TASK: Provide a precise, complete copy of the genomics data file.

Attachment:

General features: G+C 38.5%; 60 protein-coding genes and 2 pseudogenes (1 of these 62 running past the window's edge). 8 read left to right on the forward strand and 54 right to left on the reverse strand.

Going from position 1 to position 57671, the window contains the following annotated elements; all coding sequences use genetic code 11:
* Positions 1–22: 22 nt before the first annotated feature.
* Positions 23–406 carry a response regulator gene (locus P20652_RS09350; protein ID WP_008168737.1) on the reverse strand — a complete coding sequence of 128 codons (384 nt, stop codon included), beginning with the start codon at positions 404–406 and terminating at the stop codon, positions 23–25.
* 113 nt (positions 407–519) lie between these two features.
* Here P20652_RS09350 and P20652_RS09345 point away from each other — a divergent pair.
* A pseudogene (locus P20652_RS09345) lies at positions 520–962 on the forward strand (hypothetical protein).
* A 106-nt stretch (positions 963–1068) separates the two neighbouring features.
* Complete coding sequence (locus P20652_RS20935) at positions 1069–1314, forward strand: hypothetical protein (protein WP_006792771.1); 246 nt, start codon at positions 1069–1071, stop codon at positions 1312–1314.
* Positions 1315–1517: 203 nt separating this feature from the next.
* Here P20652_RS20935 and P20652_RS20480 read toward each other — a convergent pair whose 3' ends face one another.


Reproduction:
General features: G+C 38.5%; 60 protein-coding genes and 2 pseudogenes (1 of these 62 running past the window's edge). 8 read left to right on the forward strand and 54 right to left on the reverse strand.

Going from position 1 to position 57671, the window contains the following annotated elements; all coding sequences use genetic code 11:
* Positions 1–22: 22 nt before the first annotated feature.
* Positions 23–406 carry a response regulator gene (locus P20652_RS09350; protein ID WP_008168737.1) on the reverse strand — a complete coding sequence of 128 codons (384 nt, stop codon included), beginning with the start codon at positions 404–406 and terminating at the stop codon, positions 23–25.
* 113 nt (positions 407–519) lie between these two features.
* Here P20652_RS09350 and P20652_RS09345 point away from each other — a divergent pair.
* A pseudogene (locus P20652_RS09345) lies at positions 520–962 on the forward strand (hypothetical protein).
* A 106-nt stretch (positions 963–1068) separates the two neighbouring features.
* Complete coding sequence (locus P20652_RS20935) at positions 1069–1314, forward strand: hypothetical protein (protein WP_006792771.1); 246 nt, start codon at positions 1069–1071, stop codon at positions 1312–1314.
* Positions 1315–1517: 203 nt separating this feature from the next.
* Here P20652_RS20935 and P20652_RS20480 read toward each other — a convergent pair whose 3' ends face one another.